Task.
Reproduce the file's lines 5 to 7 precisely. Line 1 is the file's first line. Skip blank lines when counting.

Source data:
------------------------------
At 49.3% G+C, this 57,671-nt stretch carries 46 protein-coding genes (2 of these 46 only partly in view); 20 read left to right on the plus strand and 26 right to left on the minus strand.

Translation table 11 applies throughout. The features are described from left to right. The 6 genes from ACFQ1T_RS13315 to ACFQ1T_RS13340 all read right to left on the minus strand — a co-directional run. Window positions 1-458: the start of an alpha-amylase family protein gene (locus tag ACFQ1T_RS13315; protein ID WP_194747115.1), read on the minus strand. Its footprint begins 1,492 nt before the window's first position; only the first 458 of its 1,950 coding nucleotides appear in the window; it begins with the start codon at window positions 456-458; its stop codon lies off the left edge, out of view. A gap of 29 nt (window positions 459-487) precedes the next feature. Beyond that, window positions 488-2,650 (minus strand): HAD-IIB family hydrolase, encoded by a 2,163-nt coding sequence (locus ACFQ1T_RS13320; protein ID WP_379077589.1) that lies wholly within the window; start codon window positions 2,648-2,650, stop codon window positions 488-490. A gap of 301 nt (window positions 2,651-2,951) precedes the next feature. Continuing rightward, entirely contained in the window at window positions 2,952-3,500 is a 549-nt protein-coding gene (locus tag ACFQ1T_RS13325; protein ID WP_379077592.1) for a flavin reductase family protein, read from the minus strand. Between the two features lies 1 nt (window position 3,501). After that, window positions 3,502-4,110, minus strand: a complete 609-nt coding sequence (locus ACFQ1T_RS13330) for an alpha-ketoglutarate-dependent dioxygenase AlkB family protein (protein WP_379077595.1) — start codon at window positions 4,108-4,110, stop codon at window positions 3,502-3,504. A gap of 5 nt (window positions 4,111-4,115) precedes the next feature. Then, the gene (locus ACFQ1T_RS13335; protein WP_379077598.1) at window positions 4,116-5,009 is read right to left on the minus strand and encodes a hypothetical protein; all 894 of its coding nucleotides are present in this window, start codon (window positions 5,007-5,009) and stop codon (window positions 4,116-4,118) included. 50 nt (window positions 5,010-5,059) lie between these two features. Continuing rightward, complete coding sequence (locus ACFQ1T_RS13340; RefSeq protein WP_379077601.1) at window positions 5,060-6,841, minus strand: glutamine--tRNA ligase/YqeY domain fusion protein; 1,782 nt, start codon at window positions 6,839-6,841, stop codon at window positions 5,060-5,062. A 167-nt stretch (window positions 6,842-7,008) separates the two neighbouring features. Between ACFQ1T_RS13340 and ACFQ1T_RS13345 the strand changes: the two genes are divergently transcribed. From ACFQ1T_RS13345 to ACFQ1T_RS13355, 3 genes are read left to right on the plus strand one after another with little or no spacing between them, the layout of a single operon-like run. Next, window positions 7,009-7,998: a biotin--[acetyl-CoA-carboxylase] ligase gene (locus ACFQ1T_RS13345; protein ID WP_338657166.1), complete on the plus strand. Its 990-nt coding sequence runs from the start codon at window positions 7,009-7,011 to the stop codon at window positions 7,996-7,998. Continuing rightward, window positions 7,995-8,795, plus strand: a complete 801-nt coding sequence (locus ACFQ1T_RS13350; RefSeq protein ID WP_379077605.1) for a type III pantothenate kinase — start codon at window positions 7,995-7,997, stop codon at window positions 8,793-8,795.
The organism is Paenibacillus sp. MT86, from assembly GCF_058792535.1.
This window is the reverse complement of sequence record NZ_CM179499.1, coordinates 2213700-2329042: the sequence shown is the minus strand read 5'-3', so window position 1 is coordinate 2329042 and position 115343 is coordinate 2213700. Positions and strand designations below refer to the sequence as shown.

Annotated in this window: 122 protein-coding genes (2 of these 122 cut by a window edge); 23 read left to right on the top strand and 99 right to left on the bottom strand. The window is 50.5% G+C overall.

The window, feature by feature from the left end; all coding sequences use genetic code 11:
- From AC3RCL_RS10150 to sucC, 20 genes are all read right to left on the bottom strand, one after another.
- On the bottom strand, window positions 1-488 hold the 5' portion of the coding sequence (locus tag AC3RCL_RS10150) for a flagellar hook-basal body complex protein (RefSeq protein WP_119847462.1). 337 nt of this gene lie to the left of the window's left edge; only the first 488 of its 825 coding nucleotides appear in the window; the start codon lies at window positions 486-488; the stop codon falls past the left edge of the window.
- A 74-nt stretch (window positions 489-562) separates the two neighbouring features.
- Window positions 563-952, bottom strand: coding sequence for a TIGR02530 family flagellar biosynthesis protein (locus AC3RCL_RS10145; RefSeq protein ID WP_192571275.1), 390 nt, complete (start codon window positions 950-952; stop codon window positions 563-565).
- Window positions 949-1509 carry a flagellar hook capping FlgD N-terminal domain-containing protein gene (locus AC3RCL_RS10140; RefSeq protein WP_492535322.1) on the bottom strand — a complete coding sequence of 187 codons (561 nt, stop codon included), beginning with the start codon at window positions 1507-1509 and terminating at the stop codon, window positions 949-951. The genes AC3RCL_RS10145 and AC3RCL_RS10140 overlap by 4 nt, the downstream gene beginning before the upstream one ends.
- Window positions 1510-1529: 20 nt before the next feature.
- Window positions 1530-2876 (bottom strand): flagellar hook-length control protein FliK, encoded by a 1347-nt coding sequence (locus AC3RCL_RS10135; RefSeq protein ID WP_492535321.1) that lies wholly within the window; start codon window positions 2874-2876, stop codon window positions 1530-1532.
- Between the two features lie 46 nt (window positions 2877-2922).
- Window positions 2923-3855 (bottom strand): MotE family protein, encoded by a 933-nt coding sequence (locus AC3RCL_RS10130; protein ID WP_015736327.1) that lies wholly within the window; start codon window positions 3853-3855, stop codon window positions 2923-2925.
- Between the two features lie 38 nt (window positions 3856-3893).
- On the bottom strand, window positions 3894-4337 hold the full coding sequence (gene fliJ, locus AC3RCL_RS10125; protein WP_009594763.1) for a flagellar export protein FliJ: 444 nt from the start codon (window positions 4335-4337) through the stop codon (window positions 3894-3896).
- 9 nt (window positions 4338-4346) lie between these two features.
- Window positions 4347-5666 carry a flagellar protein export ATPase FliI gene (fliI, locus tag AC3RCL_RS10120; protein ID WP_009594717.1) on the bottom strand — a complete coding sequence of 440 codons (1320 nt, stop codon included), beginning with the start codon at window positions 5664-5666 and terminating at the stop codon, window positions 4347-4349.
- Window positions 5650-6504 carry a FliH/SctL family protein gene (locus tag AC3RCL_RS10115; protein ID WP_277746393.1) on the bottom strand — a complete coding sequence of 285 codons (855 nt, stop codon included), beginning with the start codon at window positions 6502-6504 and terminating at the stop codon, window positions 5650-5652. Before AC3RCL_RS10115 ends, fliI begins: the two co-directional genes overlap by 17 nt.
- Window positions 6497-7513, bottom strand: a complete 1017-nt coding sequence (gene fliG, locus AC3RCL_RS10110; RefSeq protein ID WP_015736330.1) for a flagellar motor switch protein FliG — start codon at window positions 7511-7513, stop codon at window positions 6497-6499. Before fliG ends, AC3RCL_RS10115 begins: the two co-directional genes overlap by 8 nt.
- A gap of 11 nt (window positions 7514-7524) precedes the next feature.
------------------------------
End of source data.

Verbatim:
Annotated in this window: 122 protein-coding genes (2 of these 122 cut by a window edge); 23 read left to right on the top strand and 99 right to left on the bottom strand. The window is 50.5% G+C overall.

The window, feature by feature from the left end; all coding sequences use genetic code 11:
- From AC3RCL_RS10150 to sucC, 20 genes are all read right to left on the bottom strand, one after another.